Oil Search seeks LNG resolution as profits jump
Oil Search is seeking a resolution of the uncertainty over a gas deal with the Papua New Guinea government by the end of this month as it battles to keep a $US14 billion ($20.7 billion) LNG expansion project on track after the change of leadership in PNG.
In comments as Oil Search posted a more-than-doubling in net profit for the first half, managing director Peter Botten reiterated that initial work on engineering for the expansion can't proceed without agreement with the government on terms for the development of gas.
The LNG expansion, which is led by energy multinationals Total and ExxonMobil, was thrown in doubt when James Marape took over as Prime Minister of PNG promising he would ensure more benefits flowed to local people and the economy from gas development.
The government said late last week it had sent a negotiating team to Singapore to re-negotiate the deal on the Papua LNG project with Total, an about-turn from its declaration only earlier this month assuring it would respect the broad terms of the agreement.
But Total rejected the PNG government's request to renegotiate the deal, Bloomberg reported late Monday, citing a person close to the situation. It said however that Total was prepared to hold further discussions on the local content terms of the gas development.
Shares in Oil Search were up 1.8 per cent at $6.62 in mid-morning trading.
Oil Search said a delay in resolving the issue would result in the expiry of "attractive" bids for engineering and design work from contractors.
"We absolutely respect the right of any host Government to review project agreements," Mr Botten said.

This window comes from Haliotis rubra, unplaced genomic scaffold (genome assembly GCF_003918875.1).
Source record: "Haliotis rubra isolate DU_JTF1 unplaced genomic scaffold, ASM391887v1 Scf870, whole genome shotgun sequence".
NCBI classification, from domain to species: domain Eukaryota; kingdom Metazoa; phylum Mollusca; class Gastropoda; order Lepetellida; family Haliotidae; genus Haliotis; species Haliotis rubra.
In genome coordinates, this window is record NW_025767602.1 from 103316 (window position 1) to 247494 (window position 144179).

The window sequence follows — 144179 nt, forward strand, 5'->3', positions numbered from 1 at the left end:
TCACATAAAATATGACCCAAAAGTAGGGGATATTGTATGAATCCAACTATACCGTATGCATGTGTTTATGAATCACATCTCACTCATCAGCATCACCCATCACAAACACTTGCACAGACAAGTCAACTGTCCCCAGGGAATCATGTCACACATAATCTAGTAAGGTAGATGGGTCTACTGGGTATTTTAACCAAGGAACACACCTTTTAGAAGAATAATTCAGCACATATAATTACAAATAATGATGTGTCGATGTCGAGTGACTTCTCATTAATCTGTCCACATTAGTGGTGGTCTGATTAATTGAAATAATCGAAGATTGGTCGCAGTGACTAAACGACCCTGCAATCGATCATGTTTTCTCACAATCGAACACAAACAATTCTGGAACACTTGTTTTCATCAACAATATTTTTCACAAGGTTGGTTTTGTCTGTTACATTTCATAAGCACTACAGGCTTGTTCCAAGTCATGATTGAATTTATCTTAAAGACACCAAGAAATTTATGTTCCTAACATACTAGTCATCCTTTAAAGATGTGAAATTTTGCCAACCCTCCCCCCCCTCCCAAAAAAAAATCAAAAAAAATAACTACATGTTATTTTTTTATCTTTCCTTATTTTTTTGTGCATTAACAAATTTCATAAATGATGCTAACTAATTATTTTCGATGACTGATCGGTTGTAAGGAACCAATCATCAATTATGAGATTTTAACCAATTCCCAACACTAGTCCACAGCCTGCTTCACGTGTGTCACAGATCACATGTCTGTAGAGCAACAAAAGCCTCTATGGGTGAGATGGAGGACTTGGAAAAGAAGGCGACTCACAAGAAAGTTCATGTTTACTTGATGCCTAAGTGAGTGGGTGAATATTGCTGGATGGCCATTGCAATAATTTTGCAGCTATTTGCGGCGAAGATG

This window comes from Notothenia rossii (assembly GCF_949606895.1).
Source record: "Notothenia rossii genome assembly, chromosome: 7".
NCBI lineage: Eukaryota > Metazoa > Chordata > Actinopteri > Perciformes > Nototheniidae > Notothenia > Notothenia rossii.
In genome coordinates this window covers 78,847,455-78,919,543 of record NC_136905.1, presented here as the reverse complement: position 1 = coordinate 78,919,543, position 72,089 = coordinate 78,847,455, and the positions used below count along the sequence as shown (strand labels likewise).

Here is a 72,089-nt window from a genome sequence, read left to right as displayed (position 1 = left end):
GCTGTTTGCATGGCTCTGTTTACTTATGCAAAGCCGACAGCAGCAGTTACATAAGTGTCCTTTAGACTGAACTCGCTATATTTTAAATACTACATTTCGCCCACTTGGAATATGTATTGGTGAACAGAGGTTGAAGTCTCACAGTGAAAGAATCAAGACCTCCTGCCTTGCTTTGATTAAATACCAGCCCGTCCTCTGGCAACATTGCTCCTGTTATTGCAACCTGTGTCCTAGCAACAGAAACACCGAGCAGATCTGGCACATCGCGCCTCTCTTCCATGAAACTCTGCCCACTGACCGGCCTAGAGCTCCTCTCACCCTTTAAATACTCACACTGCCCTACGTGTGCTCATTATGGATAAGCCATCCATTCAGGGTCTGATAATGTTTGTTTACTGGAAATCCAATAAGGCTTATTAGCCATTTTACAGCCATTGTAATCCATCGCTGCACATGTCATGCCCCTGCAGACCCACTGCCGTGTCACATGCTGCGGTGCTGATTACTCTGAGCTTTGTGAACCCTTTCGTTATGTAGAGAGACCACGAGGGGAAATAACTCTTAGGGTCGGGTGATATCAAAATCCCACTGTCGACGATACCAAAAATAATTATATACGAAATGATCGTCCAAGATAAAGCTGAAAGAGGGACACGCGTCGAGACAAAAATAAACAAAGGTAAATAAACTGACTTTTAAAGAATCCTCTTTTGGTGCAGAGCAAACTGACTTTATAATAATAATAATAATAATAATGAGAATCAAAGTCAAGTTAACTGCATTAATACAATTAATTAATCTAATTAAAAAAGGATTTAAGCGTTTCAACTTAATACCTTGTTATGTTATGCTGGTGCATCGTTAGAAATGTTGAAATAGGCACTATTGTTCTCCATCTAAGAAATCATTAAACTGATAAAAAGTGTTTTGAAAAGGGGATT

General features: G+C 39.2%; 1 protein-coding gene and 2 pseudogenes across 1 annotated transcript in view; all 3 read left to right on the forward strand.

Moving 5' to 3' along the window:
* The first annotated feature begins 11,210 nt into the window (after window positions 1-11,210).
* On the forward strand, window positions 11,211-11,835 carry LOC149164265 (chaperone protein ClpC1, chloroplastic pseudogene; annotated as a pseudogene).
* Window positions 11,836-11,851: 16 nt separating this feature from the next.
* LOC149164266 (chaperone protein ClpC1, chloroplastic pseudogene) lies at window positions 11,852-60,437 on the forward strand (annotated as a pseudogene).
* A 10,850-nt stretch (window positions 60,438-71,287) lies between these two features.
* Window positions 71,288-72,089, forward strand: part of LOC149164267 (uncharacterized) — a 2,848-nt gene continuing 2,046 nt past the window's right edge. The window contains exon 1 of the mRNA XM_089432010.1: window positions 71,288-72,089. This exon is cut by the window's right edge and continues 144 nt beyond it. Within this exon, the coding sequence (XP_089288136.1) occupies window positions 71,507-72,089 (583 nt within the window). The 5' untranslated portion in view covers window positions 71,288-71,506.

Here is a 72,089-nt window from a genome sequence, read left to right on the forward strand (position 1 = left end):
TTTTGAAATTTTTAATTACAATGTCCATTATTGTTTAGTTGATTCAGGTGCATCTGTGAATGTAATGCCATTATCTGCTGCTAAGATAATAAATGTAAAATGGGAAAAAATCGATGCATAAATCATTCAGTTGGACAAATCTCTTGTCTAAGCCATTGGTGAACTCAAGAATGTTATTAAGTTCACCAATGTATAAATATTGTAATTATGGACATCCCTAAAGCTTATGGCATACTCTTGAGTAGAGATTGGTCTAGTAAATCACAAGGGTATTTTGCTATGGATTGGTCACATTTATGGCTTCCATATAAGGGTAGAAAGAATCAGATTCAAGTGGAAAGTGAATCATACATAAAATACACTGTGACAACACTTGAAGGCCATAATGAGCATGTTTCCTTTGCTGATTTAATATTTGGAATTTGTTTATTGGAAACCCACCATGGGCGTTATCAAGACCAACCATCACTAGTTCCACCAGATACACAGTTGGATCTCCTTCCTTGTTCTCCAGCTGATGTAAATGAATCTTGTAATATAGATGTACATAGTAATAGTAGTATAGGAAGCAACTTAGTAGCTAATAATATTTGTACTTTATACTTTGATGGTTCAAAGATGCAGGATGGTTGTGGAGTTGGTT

"However, the Papua LNG Joint Venture believes the existing terms and agreement, which were entered into in good faith, are appropriate, fair and reasonable."
Both the re-confirmation of the Papua LNG deal and an agreement on a similar deal on terms for the development of the P'nyang gas field that would supply the expansion of PNG LNG are required to go ahead with the engineering and design work, known as FEED, on the proposed three-train LNG project.
"There are a range of projects globally competing for both LNG markets and for contractor services, so we believe it is in the best interests of all stakeholders to progress into FEED as soon as possible," Mr Botten said.
"In addition, the commencement of FEED will bring inflows of funds to PNG through a commitment to early works, providing a boost to the country’s economy."
Net profit jumped to $US161.9 million in the six months ended June 30, from $US79.2 million in the year-earlier half, which was hit by the impact of a major earthquake in PNG. Sales rose 39 per cent to $US776.9 million.
Oil Search declared an interim dividend of US5¢ a share, up from US2¢ a year ago.